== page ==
Skip to main content

Abdominal examination - liver

Examination sequence:
1) Start the palpation in the right iliac fossa. If you start in the right lumbar or right hypochondrium you may miss a massively enlarged liver.
2) The radial border of the right hand is used to feel the liver. The hand must be placed flat on the abdomen. Make sure you do not poke the patient’s abdomen with your finger tips.
3) Now your right hand is kept stationary and the patient is asked to take a deep breath. During inspiration the diaphragm becomes flat and pushes the liver downwards. Try feeling the edge when the patient inspires.
4) As the patient breathes out, move your hand up the abdomen for 1-2cm. Step 3) is then repeated.
5) Repeat step 4) till you reach the costal margin or you detect the edge of the liver.
6) If you feel the edge, then you have to work out whether it is a true enlargement of the liver or the latter has been displaced downwards by a hyperinflated lung e.g. in a case of emphysema. To check this, you have to percuss the lung on the right hemithorax. The lower 3-4 intercostal spaces are usually dull to percussion. If resonant then it is most probably a hyperinflated lung.
7) If true enlargement is concluded then measure the distance below the costal margin in the midclavicular line in cm.

Another way to perform the examination is:
1)  Place both of your hands side by side flat on the abdomen in the right iliac fossa lateral to the rectus muscles with the fingers pointing towards the ribs. Feel the edge of the liver with the pulp of your fingers, not your nails.
2) Repeat steps 3) to 7) as above but using the two hands side by side method.

Other method, like using the left hand at the back and palpating using the right hand in front, is also commonly used but it is less accurate.

Now if you have an enlarged liver you have to describe it in terms of:
a) Surface – smooth or irregular
b) Edge – smooth or irregular
c) Consistency – soft, firm or hard
d) Tenderness
e) Pulsatile
f) Audible bruit.

Causes of hepatomegaly:
1) Chronic parenchymal liver diseases like alcoholic liver disease, autoimmune hepatitis, viral hepatitis, primary biliary cirrhosis. Hepatic enlargement occurs mainly at the beginning of the diseases. Later on, due to fibrosis, it shrinks. In these conditions the liver is usually firm in consistency and regular surface.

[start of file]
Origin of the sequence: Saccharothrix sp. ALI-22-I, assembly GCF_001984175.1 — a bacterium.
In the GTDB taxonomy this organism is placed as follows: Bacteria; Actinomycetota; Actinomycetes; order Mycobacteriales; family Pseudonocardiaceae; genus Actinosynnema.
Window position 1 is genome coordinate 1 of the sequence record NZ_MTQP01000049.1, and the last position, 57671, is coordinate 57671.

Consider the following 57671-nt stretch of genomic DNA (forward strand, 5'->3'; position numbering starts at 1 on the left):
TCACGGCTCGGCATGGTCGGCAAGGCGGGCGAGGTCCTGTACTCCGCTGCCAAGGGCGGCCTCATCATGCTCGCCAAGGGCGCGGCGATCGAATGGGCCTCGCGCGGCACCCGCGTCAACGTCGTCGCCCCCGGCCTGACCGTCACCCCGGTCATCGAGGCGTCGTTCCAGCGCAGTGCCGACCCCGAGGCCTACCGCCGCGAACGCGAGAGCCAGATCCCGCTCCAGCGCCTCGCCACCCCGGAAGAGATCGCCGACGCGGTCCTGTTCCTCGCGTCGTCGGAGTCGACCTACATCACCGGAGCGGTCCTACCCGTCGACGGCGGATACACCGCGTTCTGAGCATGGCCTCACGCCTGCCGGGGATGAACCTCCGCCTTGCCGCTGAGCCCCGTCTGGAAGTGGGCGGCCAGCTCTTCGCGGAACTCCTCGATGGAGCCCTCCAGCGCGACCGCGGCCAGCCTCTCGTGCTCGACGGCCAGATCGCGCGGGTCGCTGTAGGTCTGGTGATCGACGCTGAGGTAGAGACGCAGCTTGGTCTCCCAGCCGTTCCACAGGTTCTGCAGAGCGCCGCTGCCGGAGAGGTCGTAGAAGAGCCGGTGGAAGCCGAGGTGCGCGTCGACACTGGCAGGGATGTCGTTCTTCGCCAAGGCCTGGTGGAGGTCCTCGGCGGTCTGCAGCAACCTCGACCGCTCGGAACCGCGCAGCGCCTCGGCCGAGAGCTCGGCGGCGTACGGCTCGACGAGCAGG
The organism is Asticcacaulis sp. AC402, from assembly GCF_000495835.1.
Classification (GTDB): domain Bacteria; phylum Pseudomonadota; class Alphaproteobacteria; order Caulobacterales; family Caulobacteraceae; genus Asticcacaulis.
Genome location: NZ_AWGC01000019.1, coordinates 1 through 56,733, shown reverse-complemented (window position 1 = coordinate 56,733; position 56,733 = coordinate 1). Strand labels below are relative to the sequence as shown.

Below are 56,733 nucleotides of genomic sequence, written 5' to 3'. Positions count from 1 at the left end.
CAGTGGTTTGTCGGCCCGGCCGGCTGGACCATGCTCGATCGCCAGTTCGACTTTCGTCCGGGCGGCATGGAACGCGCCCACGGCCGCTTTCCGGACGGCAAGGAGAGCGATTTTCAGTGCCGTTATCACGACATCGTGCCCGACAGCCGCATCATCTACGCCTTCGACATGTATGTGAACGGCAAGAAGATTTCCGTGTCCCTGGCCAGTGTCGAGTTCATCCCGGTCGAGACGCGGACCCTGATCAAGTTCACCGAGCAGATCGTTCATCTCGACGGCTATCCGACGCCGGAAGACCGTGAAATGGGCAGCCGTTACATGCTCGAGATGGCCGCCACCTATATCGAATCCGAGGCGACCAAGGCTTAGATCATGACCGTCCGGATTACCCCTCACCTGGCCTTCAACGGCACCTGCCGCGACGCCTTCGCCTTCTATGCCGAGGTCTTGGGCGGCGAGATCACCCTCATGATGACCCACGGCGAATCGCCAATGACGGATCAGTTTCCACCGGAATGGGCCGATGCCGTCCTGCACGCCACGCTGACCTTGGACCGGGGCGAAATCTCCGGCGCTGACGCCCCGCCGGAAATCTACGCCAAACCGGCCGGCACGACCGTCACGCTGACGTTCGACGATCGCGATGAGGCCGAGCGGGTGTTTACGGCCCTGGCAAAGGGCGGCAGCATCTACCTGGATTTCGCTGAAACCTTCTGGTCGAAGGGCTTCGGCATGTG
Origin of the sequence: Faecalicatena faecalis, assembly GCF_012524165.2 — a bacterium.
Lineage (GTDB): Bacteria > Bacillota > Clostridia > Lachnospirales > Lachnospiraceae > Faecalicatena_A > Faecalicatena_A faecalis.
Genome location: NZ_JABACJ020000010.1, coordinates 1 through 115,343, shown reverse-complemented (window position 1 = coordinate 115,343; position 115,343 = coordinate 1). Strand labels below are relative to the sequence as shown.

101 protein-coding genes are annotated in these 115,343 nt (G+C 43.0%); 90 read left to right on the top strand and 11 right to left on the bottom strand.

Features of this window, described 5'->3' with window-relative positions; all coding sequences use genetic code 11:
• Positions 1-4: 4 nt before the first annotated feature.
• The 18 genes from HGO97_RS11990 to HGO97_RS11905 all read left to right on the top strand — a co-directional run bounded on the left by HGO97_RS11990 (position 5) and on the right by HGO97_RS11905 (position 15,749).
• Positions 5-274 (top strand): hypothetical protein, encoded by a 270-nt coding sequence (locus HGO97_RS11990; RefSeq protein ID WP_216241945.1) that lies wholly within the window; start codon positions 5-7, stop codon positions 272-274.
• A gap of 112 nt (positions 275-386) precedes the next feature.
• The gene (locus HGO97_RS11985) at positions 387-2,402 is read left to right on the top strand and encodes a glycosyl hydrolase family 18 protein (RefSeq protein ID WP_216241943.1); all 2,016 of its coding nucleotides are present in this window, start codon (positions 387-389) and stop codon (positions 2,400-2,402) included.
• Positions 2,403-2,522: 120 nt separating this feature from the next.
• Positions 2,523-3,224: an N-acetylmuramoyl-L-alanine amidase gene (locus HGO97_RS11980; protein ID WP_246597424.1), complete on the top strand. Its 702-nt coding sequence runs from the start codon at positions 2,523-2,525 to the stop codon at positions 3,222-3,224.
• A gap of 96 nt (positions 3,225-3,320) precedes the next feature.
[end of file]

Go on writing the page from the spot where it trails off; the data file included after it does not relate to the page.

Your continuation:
2) Malignancy which can be primary hepatocellular cancer or secondary metastatic cancer. In hepatocellular cancer, an audible bruit may be heard while metastatic deposits give an irregular surface (sometimes nodular) with hard consistency but without tenderness.
3) Right sided heart failure in which the lung will be soft in consistency and can be tender.  If the failure is due to tricuspid regurgitation then we can feel a pulsatile liver.
4) Hematological disorders like lymphoma, leukemia, polycythemia and myelofibrosis.
5) Rare cases like amyloidosis, Budd-Chiari syndrome and glycogen storage disorders.

1) Always request the patient to flex the knees before the examination in order to relax the abdominal wall.
2) Normal length of liver in midclavicular line is <12 cm. Mean length for women=7 cm, men= 10.5 cm.
3) Single handed palpation is better for lean individual while bimanual for obese/muscular individuals.
4) Normal liver is palpable in the cases of emphysema as mentioned above but also if there is a right-sided pleural effusion, Riedel’s lobe or deep diaphragmatic excursion.

Liver disease
Acute hepatitis
Smooth; surface tender
Chronic hepatitis
Firm liver edge
Enlarged, especially left lobe
Nodules rare; tender
Fulminant hepatitis
Tender surface
Shrinking size
Non-tender, firm
Variable; late stages, liver decreases in size
Hepatocellular carcinoma (hepatoma)
Nodules, if present, large and hard
Moderate to massive enlargement
Metastatic carcinoma
Large nodules, irregular surface
Fatty liver
Smooth surface
Right heart failure
Soft, smooth, tender
Mild to massive enlargement


  1. What does it mean when its a smooth liver edge

    1. Smooth well demarcated liver edge is a normal finding. It is pathological if irregular...

  2. What does it mean when they say "soft edge" on my liver?


Post a Comment

Popular posts from this blog

Hypokalemia - Potassium replacement calculation